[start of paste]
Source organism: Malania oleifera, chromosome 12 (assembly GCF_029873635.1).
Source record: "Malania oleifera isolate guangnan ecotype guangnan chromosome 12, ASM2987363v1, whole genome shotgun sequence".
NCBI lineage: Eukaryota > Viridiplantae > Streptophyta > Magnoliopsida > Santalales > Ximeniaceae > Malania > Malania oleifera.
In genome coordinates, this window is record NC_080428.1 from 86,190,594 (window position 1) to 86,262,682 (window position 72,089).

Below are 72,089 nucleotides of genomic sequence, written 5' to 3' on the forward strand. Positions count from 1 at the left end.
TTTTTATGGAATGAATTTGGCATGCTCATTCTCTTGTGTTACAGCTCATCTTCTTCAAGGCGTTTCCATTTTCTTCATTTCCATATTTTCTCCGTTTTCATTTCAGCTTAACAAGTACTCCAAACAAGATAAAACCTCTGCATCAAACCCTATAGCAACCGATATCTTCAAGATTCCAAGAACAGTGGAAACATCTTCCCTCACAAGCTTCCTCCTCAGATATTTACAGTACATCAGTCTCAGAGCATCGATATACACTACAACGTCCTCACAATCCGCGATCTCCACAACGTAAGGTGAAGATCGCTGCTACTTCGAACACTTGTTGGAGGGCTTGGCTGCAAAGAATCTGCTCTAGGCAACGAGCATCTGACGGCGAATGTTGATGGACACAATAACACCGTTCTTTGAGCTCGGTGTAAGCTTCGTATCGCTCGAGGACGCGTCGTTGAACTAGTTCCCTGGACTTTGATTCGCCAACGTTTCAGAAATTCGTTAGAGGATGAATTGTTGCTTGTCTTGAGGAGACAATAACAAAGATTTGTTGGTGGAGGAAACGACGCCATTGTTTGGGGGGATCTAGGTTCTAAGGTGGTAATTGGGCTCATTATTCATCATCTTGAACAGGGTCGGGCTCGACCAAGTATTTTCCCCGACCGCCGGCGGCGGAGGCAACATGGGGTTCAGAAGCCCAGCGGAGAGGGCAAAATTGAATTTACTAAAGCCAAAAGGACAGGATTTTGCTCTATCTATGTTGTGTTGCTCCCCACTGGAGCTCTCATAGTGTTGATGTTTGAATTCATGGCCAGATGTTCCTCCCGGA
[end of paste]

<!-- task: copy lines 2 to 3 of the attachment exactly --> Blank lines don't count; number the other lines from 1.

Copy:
Source record: "Malania oleifera isolate guangnan ecotype guangnan chromosome 12, ASM2987363v1, whole genome shotgun sequence".
NCBI lineage: Eukaryota > Viridiplantae > Streptophyta > Magnoliopsida > Santalales > Ximeniaceae > Malania > Malania oleifera.